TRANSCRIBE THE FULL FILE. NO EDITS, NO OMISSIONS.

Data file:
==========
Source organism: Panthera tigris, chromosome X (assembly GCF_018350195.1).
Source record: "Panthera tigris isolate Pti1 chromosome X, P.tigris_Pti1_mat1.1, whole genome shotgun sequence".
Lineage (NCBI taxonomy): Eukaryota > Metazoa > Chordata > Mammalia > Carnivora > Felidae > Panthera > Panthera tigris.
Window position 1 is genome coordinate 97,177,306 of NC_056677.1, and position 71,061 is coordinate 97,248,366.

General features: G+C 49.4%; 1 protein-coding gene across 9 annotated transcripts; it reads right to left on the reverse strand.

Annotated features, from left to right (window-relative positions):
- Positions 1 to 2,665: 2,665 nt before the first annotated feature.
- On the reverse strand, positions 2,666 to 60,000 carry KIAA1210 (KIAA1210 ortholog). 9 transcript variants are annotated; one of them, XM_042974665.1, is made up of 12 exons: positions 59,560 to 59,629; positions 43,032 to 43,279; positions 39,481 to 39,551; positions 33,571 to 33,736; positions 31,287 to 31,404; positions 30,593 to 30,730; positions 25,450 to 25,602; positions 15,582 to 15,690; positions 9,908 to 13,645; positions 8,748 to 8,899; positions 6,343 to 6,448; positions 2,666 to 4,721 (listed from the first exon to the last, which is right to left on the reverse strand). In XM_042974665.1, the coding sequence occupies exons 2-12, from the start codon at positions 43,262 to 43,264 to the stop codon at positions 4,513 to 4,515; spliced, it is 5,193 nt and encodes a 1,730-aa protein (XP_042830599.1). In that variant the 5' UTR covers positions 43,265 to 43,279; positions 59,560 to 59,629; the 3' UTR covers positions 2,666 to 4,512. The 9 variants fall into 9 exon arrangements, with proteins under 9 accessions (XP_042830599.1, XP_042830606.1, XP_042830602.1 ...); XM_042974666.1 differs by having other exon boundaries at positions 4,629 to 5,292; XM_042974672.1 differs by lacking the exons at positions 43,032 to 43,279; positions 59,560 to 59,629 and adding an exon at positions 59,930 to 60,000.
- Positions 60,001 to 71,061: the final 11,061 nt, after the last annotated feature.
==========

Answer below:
Source organism: Panthera tigris, chromosome X (assembly GCF_018350195.1).
Source record: "Panthera tigris isolate Pti1 chromosome X, P.tigris_Pti1_mat1.1, whole genome shotgun sequence".
Lineage (NCBI taxonomy): Eukaryota > Metazoa > Chordata > Mammalia > Carnivora > Felidae > Panthera > Panthera tigris.
Window position 1 is genome coordinate 97,177,306 of NC_056677.1, and position 71,061 is coordinate 97,248,366.

General features: G+C 49.4%; 1 protein-coding gene across 9 annotated transcripts; it reads right to left on the reverse strand.

Annotated features, from left to right (window-relative positions):
- Positions 1 to 2,665: 2,665 nt before the first annotated feature.
- On the reverse strand, positions 2,666 to 60,000 carry KIAA1210 (KIAA1210 ortholog). 9 transcript variants are annotated; one of them, XM_042974665.1, is made up of 12 exons: positions 59,560 to 59,629; positions 43,032 to 43,279; positions 39,481 to 39,551; positions 33,571 to 33,736; positions 31,287 to 31,404; positions 30,593 to 30,730; positions 25,450 to 25,602; positions 15,582 to 15,690; positions 9,908 to 13,645; positions 8,748 to 8,899; positions 6,343 to 6,448; positions 2,666 to 4,721 (listed from the first exon to the last, which is right to left on the reverse strand). In XM_042974665.1, the coding sequence occupies exons 2-12, from the start codon at positions 43,262 to 43,264 to the stop codon at positions 4,513 to 4,515; spliced, it is 5,193 nt and encodes a 1,730-aa protein (XP_042830599.1). In that variant the 5' UTR covers positions 43,265 to 43,279; positions 59,560 to 59,629; the 3' UTR covers positions 2,666 to 4,512. The 9 variants fall into 9 exon arrangements, with proteins under 9 accessions (XP_042830599.1, XP_042830606.1, XP_042830602.1 ...); XM_042974666.1 differs by having other exon boundaries at positions 4,629 to 5,292; XM_042974672.1 differs by lacking the exons at positions 43,032 to 43,279; positions 59,560 to 59,629 and adding an exon at positions 59,930 to 60,000.
- Positions 60,001 to 71,061: the final 11,061 nt, after the last annotated feature.